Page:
ShareThis Page

Westmoreland high school notebook: Scorpion gets 'dream job' at Franklin Regional

Bill Beckner Jr.
| Friday, June 23, 2017, 5:24 p.m.
Norwin quarterback Brock Dieter  passes as Hempfield defender Braden Bubarth give chase in their WPIAL Class 6A Southeastern Conference game Friday, Oct 28, 2016, in North Huntingdon. Hempfield beat Norwin, 29-22.
Barry Reeger | For The Tribune-Review
Norwin quarterback Brock Dieter passes as Hempfield defender Braden Bubarth give chase in their WPIAL Class 6A Southeastern Conference game Friday, Oct 28, 2016, in North Huntingdon. Hempfield beat Norwin, 29-22.

While he still is young, Steve Scorpion's basketball coaching career has come full circle.

Nearly a decade after taking his first coaching job at Franklin Regional, his alma mater and the place where he still has the record for career 3-pointers made, Scorpion is back in Murrysville to take the reins of the Panthers' program.

He was hired Monday as coach, replacing Brad Midgley, who resigned after eight seasons and left things in a good state.

Scorpion, 34, who is third all-time in scoring at Franklin Regional behind Nick Novak and Aaron Lovelace, called his homecoming a “dream job” and said he wants to build on Midgley's foundation.

His coaching stops and mentors have prepared him to be a head coach in the WPIAL, he said.

“I have been very fortunate to work under some great coaches,” said Scorpion, who left Pitt-Johnstown as the program's all-time leader in 3-point makes. “I learned a ton from Dan DeRose last year (at Penn Hills). I am the type of coach who loves to listen and learn. I have taken something from each coach I have been around or coached against.”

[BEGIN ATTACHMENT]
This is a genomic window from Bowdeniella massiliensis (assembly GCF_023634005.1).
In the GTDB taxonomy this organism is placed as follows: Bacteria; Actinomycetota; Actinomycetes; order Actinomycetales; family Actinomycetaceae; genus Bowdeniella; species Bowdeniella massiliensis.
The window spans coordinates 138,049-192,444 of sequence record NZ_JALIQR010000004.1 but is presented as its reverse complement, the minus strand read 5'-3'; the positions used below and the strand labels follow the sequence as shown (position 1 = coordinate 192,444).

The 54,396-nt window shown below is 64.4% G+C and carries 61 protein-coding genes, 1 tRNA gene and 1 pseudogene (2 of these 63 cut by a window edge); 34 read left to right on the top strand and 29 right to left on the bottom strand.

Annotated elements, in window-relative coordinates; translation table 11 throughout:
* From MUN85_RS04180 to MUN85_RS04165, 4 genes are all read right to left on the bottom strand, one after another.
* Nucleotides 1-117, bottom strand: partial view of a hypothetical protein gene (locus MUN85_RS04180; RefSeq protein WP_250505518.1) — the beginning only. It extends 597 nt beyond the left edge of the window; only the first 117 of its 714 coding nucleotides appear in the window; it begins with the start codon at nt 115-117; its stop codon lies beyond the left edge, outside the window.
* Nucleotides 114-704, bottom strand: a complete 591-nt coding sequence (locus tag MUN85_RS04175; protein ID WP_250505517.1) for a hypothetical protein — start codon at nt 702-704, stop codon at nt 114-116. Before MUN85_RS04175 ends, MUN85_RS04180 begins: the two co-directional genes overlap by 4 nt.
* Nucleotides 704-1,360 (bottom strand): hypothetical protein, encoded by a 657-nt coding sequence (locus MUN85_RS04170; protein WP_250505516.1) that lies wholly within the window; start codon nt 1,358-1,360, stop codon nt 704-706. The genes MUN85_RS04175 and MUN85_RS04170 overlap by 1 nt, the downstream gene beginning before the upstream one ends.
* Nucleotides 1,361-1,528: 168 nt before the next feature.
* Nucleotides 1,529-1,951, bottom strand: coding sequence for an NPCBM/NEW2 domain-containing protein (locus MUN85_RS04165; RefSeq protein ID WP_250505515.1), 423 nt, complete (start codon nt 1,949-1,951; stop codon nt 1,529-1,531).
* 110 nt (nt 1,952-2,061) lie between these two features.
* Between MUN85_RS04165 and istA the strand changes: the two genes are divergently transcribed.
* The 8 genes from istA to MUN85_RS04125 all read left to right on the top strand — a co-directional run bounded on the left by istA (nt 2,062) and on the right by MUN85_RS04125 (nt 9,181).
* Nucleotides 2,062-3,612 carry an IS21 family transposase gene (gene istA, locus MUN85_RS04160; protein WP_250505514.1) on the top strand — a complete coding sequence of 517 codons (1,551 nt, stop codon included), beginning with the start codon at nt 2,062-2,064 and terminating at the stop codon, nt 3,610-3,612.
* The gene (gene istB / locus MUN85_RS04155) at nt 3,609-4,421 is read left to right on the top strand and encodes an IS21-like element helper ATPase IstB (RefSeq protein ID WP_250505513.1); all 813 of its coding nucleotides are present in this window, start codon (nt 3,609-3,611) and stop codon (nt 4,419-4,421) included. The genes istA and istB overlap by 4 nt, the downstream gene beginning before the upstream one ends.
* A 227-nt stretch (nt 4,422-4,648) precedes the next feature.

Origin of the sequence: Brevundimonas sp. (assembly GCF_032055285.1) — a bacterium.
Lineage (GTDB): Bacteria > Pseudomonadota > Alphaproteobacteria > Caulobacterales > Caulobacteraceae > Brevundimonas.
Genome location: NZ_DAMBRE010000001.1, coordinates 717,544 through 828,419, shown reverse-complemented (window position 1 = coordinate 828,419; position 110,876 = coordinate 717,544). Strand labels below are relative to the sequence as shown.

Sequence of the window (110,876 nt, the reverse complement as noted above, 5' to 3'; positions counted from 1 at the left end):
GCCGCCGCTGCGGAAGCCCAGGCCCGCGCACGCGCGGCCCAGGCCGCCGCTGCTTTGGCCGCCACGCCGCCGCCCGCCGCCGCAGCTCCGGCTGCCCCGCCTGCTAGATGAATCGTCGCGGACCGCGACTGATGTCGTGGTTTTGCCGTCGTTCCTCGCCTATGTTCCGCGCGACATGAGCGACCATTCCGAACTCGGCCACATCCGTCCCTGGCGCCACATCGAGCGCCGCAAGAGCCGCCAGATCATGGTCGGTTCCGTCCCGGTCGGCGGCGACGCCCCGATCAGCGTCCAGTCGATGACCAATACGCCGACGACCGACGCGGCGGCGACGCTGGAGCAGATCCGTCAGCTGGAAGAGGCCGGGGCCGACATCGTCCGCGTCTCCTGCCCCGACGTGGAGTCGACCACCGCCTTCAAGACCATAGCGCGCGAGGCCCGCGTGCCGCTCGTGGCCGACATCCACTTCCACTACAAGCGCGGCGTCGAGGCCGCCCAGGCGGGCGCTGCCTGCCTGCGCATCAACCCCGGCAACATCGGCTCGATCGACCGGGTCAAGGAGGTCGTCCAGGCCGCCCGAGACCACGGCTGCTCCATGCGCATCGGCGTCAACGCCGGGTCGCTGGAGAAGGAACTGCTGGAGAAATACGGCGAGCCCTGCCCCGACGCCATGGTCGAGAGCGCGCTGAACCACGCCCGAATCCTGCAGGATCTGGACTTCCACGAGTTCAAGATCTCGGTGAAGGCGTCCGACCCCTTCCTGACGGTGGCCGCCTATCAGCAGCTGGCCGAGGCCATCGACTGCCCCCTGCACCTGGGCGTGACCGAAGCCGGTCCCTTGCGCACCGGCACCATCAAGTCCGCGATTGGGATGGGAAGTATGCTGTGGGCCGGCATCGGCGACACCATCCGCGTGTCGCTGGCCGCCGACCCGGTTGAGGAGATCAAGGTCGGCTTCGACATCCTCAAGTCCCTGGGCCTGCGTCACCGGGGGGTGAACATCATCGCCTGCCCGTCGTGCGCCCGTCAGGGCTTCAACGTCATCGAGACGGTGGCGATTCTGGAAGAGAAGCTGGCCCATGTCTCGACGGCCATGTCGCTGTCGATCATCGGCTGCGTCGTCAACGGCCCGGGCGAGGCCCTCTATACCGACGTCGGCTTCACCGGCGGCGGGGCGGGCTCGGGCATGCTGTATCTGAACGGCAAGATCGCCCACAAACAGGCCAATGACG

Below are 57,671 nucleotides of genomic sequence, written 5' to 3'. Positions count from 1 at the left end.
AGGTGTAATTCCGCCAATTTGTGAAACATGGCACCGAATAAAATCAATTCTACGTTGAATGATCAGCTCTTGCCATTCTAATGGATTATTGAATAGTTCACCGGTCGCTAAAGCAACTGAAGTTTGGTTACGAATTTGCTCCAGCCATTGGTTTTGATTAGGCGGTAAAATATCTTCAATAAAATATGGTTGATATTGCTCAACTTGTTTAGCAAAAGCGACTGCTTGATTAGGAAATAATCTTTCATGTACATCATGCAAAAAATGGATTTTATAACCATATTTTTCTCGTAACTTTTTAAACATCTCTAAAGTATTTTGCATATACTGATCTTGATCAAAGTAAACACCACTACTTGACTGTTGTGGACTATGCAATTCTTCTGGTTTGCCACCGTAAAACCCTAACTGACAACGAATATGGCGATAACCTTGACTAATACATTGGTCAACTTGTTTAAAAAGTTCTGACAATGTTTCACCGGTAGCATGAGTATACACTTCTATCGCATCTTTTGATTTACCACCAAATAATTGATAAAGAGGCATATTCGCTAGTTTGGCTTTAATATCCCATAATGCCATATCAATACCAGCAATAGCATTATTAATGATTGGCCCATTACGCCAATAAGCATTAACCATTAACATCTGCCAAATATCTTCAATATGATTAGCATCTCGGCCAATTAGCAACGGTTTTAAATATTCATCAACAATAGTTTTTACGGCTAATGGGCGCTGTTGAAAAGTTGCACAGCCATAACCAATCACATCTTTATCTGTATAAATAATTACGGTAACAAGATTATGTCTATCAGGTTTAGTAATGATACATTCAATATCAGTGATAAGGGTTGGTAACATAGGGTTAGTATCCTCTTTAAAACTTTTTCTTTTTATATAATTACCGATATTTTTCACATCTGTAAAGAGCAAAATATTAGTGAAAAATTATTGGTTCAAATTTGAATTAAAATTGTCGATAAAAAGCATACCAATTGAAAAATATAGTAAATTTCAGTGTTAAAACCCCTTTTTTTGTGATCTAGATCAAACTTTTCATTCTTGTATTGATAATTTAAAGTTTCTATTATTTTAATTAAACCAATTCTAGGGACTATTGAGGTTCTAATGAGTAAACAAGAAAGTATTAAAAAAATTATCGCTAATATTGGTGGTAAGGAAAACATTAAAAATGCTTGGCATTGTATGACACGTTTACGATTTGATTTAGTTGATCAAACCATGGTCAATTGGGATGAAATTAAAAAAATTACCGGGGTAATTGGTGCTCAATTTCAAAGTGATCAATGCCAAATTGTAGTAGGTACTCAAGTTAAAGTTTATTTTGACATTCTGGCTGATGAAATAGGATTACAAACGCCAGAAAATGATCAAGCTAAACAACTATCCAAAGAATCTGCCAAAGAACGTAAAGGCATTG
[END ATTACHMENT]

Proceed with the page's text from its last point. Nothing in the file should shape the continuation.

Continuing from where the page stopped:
Scorpion's coaching stops also include The Kiski School, where he spent four years, two as head coach; Notre Dame Prep in Fitchburg, Mass., where he coached former Pitt standout and Oklahoma City Thunder center Steven Adams; and Polk State in Lakeland, Fla., where he coached former Beaver Falls and Nebraska player Lance Jeter.

Franklin Regional went 84-97 under Midgley and made the WPIAL playoffs four times. Last season, the Panthers picked up their first PIAA playoff win since 1997.

Seven up

Norwin football is off to a strong start in summer workouts. The Knights won the Washington & Jefferson Camp seven-on-seven passing tournament. Norwin finished 5-1, defeating Plum, McGuffey, Upper St. Clair, Bethel Park and Trinity.

Quarterback Brock Dieter threw 13 scoring passes, including eight to Zach Begg. Tevin Washington had three interceptions for the Knights.

Making waves

Recent graduate Mikayla Bisignani had a brilliant multisport career at Greensburg Central Catholic, competing in swimming, volleyball and track and field. But she recently was recruited for a sport she never even tried.

Eastern Michigan offered her a rowing scholarship. Bisignani is committed to swim at Johns Hopkins.

“The rowing coach told her they recruit girls who swim and are over 6-foot (tall),” said her father, Greg Bisignani.

Dukes still like Stone

Former Southmoreland standout Brandon Stone, a 6-foot-11 swingman, was offered a scholarship from Duquesne — again. He was offered by the school under previous coach Jim Ferry, but Ferry was fired after five seasons.